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Family farmers call for tougher CAFO regulations in Farm Bill; The Midwest and Northeast brace for record high temperature in heatwave; Financial-justice advocates criticize crypto regulation bill; Ohio advocates: New rules strengthen protections for sexual-assault victims.

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The RNC kicks off its election integrity effort, Democrats sound a warning bell about conservatives' Project 2025, and Republicans suggest funding cuts to jurisdictions with legal cases against Trump.

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As summer nears, America's newest and largest international dark sky sanctuary beckons, rural job growth is up, but full recovery remains elusive, rural Americans living in prison towns support a transition, while birth control is more readily available in rural areas.

Lawmakers, scientists advocate for MA’s 'blue economy'

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Monday, November 6, 2023   

Lawmakers and scientists in Massachusetts are working to bolster the state's growing "blue economy."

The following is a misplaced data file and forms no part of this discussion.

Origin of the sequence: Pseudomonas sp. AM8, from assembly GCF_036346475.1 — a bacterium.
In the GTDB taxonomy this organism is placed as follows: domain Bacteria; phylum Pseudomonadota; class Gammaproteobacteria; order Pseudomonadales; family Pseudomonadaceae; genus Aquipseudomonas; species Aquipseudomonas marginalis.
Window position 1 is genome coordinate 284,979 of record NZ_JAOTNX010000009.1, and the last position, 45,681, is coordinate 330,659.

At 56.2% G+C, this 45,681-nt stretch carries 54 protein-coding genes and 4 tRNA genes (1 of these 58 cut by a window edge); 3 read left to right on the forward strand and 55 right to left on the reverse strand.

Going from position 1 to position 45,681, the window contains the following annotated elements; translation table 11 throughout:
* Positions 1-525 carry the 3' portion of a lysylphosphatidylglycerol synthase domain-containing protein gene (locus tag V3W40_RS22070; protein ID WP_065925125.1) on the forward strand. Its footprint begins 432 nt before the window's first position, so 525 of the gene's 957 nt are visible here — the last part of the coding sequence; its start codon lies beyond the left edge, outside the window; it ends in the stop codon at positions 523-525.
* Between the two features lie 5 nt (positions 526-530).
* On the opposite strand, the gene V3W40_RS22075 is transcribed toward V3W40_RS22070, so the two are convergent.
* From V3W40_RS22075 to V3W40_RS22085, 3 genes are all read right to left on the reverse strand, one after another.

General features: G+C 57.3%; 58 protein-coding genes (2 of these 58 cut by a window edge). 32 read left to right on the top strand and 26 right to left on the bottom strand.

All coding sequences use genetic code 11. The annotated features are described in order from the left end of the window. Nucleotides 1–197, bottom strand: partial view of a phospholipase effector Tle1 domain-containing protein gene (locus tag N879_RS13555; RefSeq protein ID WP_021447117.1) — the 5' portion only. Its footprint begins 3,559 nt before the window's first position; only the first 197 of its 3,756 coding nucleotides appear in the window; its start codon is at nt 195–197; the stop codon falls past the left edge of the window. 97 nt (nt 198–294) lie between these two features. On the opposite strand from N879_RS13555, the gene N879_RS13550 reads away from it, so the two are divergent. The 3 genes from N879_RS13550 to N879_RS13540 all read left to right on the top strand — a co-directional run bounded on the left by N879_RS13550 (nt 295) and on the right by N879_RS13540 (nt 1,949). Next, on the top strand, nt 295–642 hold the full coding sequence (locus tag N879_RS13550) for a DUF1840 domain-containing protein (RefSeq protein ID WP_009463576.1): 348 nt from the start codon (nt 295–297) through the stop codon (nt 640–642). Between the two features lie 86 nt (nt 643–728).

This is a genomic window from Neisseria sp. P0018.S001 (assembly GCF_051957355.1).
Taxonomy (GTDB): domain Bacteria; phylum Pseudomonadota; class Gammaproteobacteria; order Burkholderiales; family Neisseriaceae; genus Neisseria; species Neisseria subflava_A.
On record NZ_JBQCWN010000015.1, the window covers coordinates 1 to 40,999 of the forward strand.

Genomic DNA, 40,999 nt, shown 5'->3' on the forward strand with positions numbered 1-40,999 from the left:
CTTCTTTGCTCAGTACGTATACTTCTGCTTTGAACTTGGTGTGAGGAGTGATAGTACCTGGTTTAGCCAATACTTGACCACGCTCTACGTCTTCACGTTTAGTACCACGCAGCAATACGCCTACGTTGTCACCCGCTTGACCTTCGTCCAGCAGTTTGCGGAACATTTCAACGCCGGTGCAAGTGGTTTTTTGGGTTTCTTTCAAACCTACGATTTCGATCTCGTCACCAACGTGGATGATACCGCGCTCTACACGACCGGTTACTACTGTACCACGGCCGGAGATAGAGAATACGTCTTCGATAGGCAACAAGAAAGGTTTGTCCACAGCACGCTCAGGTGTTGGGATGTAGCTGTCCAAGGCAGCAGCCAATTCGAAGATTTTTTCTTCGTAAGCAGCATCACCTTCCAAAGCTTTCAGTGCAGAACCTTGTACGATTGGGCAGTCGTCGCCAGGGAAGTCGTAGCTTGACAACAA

Several pieces of legislation aim to create a "blue workforce pipeline" in marine biotechnology, commercial fishing and more.

Wally Fulweiler, professor of earth, environment and biology at Boston University, said a healthy ocean makes for healthier coastal communities and "blue jobs," such as oyster reef restoration will stick around as long as coastal ecosystems are cared for.

"Humans are part of the system, and I think we have to figure out a way that we can all kind of work within that system," Fulweiler urged. "I think oyster aquaculture is one way forward there."

Fulweiler pointed out oysters improve water quality, provide food and support livelihoods. Currently valued at more than $8 billion, the state's blue economy grew nearly 40% over the past decade.

Lawmakers hope to create more pathways for students interested in ocean-related careers, including more educational grants to remove some of the financial and technical barriers to accessing the ocean sciences. Fulweiler stressed tackling the challenge of climate change and its effects on our oceans will take an all-hands-on-deck approach.

"If we can lower that entry point -- basically not use technology as a gatekeeper -- I think we might get a better understanding of how ecosystems work," Fulweiler contended. "We may be able to get more voices and ideas to the table."

Fulweiler added new voices could help ensure emerging technologies, including offshore wind energy and large-scale fishing, can minimize any ecological harm.

This story was produced with original reporting from Ethan Brown for The Sweaty Penguin.


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